Dave King was 19 when he joined the service in 1969 and spent all of the next year in the jungles of Vietnam. He was with the 20th Engineer Brigade in South Vietnam, an area sprayed with Agent Orange.

The military used the herbicide to eliminate the enemy’s forest cover and crops, but later discovered it contained a deadly cancer-causing chemical.

King, now 67, became a land surveyor and spent 39 years climbing up and down hills and roadside banks. He never had any health problems until recently and hadn’t even seen a doctor since 1991.

All that changed in November when he felt what he described as a “god-awful stomach ache” and visited the McGuire VA Medical Center in Richmond. He and his wife of 47 years quickly realized how serious the situation was.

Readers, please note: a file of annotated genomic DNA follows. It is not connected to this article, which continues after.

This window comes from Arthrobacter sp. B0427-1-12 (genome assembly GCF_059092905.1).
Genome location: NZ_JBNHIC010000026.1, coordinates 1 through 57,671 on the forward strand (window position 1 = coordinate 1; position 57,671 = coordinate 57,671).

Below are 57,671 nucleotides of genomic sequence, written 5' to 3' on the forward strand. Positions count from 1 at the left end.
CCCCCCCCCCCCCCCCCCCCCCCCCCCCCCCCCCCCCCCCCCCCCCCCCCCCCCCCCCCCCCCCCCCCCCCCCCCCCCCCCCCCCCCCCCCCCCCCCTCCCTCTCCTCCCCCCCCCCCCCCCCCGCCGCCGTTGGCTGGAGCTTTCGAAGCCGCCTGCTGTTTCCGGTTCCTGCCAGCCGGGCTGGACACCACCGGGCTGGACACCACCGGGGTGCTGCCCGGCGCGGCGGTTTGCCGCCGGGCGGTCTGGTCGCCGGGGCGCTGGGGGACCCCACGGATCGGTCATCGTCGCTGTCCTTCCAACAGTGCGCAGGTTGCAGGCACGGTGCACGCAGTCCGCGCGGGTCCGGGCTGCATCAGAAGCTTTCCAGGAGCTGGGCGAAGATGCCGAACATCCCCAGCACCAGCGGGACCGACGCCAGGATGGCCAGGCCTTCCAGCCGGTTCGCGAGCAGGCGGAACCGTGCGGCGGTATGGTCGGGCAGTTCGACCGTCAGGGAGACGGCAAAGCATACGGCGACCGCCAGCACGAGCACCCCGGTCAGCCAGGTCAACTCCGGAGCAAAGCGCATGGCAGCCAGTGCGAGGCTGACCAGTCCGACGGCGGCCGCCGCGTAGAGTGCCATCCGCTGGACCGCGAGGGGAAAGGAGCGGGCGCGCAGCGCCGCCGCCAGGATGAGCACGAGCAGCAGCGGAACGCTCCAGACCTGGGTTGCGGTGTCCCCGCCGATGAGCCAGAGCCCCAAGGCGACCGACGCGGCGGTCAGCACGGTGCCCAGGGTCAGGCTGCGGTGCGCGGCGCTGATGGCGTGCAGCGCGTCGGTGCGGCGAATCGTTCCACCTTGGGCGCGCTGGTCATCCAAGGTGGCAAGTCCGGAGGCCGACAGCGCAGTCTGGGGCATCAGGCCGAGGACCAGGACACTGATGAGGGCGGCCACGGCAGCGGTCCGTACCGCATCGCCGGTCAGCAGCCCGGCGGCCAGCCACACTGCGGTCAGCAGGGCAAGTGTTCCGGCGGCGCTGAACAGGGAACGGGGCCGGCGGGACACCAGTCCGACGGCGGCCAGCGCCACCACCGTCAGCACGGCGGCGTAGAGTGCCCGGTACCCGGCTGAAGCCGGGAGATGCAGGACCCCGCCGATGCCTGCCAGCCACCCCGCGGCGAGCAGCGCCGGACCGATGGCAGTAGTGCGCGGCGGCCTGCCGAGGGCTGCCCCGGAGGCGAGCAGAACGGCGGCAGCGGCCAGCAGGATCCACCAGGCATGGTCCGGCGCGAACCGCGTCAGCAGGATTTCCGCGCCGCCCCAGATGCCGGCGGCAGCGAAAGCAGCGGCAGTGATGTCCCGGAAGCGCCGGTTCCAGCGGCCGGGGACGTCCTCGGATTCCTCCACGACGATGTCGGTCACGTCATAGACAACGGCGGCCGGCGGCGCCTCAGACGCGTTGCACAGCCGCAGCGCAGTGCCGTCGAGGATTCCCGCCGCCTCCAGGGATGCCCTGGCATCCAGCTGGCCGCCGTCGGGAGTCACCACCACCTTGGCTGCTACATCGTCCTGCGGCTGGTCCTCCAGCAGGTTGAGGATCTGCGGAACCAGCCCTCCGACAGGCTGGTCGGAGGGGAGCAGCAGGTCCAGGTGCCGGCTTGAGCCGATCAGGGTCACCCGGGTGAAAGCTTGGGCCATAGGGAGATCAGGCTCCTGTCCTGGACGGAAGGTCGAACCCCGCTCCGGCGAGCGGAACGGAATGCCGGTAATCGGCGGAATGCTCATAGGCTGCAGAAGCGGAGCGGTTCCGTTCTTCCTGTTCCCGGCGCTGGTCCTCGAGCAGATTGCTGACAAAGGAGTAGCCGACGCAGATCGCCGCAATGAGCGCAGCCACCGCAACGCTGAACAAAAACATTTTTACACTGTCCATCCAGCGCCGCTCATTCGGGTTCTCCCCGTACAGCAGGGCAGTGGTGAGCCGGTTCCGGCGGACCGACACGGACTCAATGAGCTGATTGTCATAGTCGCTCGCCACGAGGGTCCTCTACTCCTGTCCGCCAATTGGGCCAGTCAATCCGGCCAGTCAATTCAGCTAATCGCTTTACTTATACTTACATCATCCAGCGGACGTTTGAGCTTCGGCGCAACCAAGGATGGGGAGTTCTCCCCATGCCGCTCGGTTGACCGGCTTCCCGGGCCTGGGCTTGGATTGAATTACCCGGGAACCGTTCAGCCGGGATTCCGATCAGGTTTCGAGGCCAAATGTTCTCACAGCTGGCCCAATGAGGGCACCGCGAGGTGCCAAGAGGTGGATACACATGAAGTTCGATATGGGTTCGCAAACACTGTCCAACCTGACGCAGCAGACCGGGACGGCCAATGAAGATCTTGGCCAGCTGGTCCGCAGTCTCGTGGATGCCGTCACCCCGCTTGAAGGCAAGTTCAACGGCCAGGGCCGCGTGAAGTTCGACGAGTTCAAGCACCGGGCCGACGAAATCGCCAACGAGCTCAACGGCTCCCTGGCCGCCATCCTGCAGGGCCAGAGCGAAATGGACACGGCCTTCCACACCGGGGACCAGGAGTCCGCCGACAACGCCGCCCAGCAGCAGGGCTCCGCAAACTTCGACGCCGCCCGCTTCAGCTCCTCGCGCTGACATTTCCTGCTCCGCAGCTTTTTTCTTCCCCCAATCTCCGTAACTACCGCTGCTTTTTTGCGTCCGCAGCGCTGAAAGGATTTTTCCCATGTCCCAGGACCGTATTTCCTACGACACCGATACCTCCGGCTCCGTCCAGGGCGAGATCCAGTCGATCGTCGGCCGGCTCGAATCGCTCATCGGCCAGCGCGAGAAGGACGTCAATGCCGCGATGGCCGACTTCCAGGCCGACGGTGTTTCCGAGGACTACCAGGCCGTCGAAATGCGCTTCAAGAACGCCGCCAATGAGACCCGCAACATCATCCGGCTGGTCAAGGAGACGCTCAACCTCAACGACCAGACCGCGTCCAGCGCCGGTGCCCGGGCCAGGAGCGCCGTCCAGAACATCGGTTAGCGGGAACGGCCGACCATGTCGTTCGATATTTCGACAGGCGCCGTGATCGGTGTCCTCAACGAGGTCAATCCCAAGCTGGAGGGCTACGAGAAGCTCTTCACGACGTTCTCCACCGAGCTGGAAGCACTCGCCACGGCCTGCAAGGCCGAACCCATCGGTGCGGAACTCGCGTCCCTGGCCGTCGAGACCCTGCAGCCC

Doctors found cancer in his colon, liver, lung, lymph nodes and bones. Tissue samples were taken during two biopsies to try to determine where the cancer originated so they could classify what kind of cancer it was.

“We waited patiently for what seemed like forever” as biopsies were sent to three labs, “and they all came back not readable,” Debra King said. “They said that possibly the needle biopsies were too small and dried out due to the length of time between the biopsy and the testing.”

As a result, the veteran’s condition is listed as “undifferentiated cancer.” VA officials have told the Kings he can’t qualify as disabled under Agent Orange guidelines unless the type of cancer is determined.

“He believes the VA is stalling until his death,” said Dave King’s brother, John, who lives in Arizona.

Doctors need to take a larger sample during another biopsy, but Dave King is weak and in a wheelchair.

He has received chemotherapy and radiation since the December diagnosis. He developed sepsis and was hours away from dying, according to medics who came to the Kings’ home, and he’s been diagnosed with diabetes.

Still, he wants the next biopsy.

“Why is the surgery important to him at this time?” King’s wife asked at the meeting. “Because he’s concerned about me and where that’s gonna leave me when he’s gone.”